In November 2017, T.I.'s catalogue was reassigned to Cinq Music.[88] Woah Dad! acquired over 20 catalogues, including those of Ziggy Marley, Estelle, and several Swedish artists and Believe Digital acquired the rights to EMF and several French artists.[89] In April 2018, RT Industries acquired seven catalogues from WMG, including Sugar Ray and Fat Joe.[90] In May 2018, New State Music acquired the catalogues of Paul Oakenfold and Dirty Vegas.[91] Other winning bidders included The Echo Label (Thomas Dolby, Sigue Sigue Sputnik and Supergrass), Nature Sounds (Roy Ayers), The State51 Conspiracy (Donovan), PIAS Recordings (Failure), Evolution Music Group (Mr. Big), Playground Music Scandinavia (Olle Adolphson), Metal Blade Records (King Diamond), Snapper Music (Mansun), Phoenix Music International (Lulu), Kobalt Label Services (HIM), and Tommy Boy Music (which reclaimed its pre-2002 catalogue and the rights to Brand Nubian, Grand Puba, and Club Nouveau). All the labels had to complete their deals by September 30, 2017; though a few announcements came after that date.[92]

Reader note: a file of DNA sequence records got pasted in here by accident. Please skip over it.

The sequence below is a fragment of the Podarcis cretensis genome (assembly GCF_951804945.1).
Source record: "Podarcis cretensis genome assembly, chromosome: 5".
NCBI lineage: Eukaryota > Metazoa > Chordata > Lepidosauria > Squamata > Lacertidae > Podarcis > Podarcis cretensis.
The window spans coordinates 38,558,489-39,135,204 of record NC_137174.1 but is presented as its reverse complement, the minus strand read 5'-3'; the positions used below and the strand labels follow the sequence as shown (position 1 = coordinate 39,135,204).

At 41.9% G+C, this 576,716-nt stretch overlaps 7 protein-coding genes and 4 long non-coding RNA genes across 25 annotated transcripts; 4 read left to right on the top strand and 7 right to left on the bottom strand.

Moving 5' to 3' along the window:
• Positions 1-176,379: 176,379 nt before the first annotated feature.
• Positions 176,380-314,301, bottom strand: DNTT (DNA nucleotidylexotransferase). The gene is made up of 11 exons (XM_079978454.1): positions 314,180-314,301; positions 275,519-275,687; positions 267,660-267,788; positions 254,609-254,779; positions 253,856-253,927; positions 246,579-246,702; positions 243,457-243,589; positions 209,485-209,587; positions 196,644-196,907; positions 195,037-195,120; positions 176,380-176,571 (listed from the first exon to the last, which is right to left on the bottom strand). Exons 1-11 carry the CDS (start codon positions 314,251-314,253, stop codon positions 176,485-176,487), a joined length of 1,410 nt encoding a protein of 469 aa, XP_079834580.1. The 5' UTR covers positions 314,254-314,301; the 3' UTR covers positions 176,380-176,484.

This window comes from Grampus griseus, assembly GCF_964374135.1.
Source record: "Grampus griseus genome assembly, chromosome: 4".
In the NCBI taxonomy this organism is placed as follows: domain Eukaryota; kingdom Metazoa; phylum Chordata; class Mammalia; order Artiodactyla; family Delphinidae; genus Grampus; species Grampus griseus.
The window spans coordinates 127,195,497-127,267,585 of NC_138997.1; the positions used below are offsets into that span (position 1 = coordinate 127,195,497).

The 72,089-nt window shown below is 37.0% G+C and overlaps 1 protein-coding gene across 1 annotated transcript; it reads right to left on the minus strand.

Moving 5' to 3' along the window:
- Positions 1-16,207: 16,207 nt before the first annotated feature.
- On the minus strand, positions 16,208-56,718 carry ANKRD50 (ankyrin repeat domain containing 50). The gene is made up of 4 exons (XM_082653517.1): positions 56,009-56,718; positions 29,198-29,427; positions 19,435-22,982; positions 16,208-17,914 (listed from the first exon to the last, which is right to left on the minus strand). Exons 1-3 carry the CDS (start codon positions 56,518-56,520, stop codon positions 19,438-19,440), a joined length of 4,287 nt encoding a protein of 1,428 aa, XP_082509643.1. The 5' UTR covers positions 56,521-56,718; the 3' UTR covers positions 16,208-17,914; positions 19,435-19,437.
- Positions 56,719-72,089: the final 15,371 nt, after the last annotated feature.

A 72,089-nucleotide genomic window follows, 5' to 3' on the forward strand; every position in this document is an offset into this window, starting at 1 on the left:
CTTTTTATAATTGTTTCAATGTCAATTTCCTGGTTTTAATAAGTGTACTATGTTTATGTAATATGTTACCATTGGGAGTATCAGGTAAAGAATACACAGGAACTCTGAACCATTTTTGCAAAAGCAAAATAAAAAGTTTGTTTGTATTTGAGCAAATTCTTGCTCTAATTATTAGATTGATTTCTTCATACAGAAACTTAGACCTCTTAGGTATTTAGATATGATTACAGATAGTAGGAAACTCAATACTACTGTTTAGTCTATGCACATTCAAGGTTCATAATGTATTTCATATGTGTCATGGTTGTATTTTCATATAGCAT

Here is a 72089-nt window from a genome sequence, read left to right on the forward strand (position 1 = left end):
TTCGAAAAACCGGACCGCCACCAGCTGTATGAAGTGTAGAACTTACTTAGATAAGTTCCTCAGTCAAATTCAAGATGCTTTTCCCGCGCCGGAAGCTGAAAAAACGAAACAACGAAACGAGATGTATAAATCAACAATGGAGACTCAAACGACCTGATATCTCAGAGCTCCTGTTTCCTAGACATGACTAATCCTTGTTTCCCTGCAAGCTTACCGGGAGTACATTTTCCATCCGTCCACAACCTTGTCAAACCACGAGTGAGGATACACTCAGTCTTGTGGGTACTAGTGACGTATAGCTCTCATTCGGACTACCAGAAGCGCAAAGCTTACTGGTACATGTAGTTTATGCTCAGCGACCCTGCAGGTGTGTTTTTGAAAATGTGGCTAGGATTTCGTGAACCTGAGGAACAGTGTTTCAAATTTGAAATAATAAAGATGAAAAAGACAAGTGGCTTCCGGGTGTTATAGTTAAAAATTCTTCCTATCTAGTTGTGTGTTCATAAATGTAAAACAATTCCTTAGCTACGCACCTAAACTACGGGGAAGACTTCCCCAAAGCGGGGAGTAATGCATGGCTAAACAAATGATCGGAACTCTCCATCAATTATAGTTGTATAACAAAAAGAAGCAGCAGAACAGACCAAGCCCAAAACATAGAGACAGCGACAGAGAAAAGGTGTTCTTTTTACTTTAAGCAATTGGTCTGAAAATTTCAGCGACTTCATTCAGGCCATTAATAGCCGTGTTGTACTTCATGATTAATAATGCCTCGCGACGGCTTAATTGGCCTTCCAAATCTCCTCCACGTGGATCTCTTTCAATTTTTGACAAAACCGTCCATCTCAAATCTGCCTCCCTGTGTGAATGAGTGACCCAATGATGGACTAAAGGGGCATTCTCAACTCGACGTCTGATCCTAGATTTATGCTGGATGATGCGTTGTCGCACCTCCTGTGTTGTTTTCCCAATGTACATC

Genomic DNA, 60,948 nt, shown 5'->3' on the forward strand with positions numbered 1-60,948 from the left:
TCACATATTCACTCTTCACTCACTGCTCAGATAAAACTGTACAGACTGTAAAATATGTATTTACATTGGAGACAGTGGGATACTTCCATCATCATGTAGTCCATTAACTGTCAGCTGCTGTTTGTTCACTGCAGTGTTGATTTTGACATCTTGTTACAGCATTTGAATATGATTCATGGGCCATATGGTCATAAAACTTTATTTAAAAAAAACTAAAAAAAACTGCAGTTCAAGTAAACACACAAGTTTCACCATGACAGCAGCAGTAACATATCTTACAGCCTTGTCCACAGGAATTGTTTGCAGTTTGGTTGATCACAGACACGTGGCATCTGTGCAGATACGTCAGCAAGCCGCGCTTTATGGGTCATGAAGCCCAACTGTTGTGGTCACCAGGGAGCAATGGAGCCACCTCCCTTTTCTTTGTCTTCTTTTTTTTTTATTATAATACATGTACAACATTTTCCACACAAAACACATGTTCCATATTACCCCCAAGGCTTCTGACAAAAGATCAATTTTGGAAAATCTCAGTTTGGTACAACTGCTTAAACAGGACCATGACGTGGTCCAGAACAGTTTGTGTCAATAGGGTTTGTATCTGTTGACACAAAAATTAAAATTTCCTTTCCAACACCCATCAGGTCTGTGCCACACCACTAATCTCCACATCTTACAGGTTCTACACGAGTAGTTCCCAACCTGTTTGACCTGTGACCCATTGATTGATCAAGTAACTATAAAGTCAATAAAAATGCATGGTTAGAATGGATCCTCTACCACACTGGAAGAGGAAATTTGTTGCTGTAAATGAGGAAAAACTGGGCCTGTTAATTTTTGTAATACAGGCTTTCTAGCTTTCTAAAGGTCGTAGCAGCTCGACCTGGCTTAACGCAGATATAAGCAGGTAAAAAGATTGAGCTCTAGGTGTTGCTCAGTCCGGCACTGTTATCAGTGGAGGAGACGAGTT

In October 2012, WMG became one of the last major labels to sign with Google's music service.

In June 2013, WMG expanded into Russia by acquiring Gala Records, best known as the longtime distributor of EMI.[94] Later that year, Warner Music Russia agreed to locally distribute releases by Disney Music Group[95] and Sony Music.[96] Later that year, WMG closed a deal with Clear Channel Media that saw its artists paid for terrestrial radio play for the first time. Clear Channel would get preferential rates for streaming songs through its iHeartRadio service and other online platforms. It was believed that the agreement would put pressure on other big labels, including Sony and Universal, to reach similar deals.[97]